Protect Your Business and Your Customers with ADA Signage
According to the latest data from the Centers for Disease Control and Prevention, there are more than 61 million people in this country with a disability such as blindness/visual impairment, limited mobility, or cognitive impairment. Thanks to advances in science and the landmark Americans with Disabilities Act (ADA), many of these individuals can live normal, independent lives – chances are good, they’re your customers, your workforce, your vendors, and other constituents.
Equipping your business with signage that meets ADA requirements helps ensure equal access, but it can be challenging for integrated marketers to understand all of the compliance complexities. There are very prescriptive details about the content, construction, and placement of all signs. Plus, some states have requirements that go above and beyond those established by the federal government. Even simple signage violations can come with penalties of up to $75,000 for the first violation and climb as high as $150,000 for subsequent violations.
The most failsafe way to maintain compliance is to work with an experienced signage vendor like us. We’ve spent years helping businesses of all kinds and sizes navigate ADA requirements. We’ve prepared this overview to help integrated marketers familiarize themselves with some of the guidelines. The list below is far from comprehensive, but it should help you start thinking about your needs.
Who Needs ADA Signage?
If your business is open to the public and serves customers, you need ADA signage, no matter your size or industry. Companies that are not open to the public but have 15 or more employees must also maintain compliant accommodations and signage.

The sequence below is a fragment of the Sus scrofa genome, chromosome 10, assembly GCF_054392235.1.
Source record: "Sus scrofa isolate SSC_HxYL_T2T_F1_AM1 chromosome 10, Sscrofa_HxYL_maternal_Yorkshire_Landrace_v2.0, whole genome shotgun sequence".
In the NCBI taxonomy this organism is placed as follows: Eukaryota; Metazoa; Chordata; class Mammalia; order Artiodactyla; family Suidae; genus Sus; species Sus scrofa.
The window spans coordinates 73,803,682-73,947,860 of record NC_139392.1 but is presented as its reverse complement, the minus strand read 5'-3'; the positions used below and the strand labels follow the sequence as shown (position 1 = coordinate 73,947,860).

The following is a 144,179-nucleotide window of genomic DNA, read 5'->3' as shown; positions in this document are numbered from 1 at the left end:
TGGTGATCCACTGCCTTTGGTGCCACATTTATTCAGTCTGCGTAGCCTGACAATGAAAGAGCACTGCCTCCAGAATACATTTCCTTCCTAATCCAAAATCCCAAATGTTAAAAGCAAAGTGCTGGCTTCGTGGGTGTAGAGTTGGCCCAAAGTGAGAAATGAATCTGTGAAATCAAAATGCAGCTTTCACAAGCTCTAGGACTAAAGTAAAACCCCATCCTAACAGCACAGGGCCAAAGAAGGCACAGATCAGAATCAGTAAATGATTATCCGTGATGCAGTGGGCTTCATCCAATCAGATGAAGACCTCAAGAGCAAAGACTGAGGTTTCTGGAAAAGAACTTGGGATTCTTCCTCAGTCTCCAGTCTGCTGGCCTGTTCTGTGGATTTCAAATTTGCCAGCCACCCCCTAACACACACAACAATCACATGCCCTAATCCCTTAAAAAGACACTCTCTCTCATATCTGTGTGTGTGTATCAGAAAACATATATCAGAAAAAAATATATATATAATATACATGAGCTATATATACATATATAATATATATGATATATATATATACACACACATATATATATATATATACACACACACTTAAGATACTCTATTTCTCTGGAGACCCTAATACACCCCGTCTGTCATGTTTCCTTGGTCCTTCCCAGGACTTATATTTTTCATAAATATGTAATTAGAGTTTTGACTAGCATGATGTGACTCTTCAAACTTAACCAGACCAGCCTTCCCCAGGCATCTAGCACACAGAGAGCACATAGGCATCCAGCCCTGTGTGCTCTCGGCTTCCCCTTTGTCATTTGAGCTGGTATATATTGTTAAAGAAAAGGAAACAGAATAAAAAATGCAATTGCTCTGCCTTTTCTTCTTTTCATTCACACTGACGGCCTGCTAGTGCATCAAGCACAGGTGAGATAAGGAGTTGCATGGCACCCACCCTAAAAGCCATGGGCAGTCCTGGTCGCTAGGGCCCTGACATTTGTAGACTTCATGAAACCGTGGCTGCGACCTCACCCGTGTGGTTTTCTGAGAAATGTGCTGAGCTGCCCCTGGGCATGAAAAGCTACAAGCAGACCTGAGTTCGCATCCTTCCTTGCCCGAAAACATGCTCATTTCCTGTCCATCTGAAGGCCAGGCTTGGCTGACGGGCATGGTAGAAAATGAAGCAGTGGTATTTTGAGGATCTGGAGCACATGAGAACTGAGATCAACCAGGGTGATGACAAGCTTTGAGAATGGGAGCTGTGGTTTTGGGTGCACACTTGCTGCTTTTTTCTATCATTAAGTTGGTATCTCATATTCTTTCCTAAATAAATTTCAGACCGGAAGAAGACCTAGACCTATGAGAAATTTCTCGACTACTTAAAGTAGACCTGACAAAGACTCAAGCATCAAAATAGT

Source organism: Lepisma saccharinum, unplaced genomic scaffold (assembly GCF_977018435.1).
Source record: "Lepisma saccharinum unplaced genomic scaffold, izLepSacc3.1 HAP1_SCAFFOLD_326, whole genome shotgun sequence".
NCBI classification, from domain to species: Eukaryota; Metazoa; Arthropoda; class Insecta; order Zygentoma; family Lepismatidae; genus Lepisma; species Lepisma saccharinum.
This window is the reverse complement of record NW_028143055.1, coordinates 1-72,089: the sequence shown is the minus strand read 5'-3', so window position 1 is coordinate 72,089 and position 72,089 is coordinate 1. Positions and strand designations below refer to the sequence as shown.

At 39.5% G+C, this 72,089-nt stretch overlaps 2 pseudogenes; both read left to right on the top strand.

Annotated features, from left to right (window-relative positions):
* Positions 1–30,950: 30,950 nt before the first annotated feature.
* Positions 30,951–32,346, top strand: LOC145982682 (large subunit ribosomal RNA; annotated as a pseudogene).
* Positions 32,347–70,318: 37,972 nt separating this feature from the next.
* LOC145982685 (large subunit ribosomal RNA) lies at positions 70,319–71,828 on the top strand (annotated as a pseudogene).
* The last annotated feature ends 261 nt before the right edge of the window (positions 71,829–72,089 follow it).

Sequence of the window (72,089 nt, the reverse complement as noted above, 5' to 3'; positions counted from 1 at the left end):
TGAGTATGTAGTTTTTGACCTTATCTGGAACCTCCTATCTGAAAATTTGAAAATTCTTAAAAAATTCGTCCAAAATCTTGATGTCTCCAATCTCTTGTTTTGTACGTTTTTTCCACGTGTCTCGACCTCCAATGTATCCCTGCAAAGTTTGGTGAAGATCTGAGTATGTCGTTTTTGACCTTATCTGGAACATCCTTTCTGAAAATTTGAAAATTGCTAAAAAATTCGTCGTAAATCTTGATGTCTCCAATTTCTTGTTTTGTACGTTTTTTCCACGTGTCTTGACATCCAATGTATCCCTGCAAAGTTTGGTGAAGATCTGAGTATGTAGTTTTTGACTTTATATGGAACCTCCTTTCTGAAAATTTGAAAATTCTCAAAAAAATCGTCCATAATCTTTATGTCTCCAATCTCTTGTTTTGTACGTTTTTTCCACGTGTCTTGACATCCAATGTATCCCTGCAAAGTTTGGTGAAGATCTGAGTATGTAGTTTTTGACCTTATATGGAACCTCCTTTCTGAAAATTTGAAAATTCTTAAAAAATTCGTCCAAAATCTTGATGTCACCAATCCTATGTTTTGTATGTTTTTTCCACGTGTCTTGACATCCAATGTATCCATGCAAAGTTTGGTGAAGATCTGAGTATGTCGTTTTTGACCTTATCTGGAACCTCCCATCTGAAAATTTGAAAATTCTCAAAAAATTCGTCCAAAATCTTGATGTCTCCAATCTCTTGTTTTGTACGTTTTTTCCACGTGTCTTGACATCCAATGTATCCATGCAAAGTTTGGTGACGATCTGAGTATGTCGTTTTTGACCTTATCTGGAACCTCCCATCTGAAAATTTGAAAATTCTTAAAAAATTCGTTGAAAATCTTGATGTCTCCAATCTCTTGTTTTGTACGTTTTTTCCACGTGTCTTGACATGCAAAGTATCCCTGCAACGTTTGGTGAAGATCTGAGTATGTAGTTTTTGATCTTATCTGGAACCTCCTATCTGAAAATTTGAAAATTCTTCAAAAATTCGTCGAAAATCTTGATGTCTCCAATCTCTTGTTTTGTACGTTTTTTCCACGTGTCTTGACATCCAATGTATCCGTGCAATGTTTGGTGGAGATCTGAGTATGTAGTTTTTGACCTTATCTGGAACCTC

What Signs are Exempt?
Most marketing and advertising signs are exempt, and that includes signs with your company name and logo. Temporary signs (meant to be up for a maximum of seven days) and building address signs are also exempt.
The Minimum Requirements
Generally, ADA signage helps people safely navigate throughout a building. It may include signs designating permanent rooms or spaces (e.g., the bathroom), directional/informational signs, overhead signs, and signs that identify accessible facilities and features. Basic requirements include:
- Signs must use contrasting colors between the content and the background and have a non-glare finish.
- Text must be in a sans serif font (e.g., Arial, Helvetica, Verdana) without italics or bold lettering. However, you can add a logo that contains decorative font.
- All letters must be uppercase.
- The letter height must range between 5/8” and 2”.
- Signs that identify a public area should be created in Grade 2 Braille. Braille spacing and sizing standards may vary by state.
- The sign’s tactile characters must be placed 48” to 60” from the ground.
- Where applicable, the sign must include the appropriate pictogram (e.g., the symbol for stairs, restroom, or a wheelchair).
We cannot overstate this: every type of sign has very precise criteria for its design and placement. It’s better not to guess. Talk to us before you start designing.
Some ADA Guidelines Apply to Digital Signage, Too
Since much digital/electronic signage falls under the umbrella of advertising, it may be exempt from ADA requirements. While the content of your digital signs isn’t technically covered by the 508 compliance criteria that apply to websites, you should still consider the principles of universal design:
- Equitable use
- Flexibility in use
- Simple and intuitive use
- Perceptible information
- Tolerance for error
- Low physical effort
- Size and space for approach and use
However, the physical sign itself will still need to be placed in accordance with ADA guidelines. Your sign or monitor can’t protrude more than 4” from a wall, and it must be installed at a height that’s a minimum of 27” off the ground and a maximum of 80”.
Real Benefits for Your Business
In addition to making your business accessible to more people and protecting yourself from the threat of penalties and lawsuits, ADA signage helps you stand out for the right reasons. Promoting your support of those with disabilities is good PR and can serve as an effective recruiting tool.
Your ADA signs don’t have to look generic, clinical, or institutional. We can help you create attractive signage that meets all of the basic requirements but still looks well-designed and fits your business. Contact us to learn more.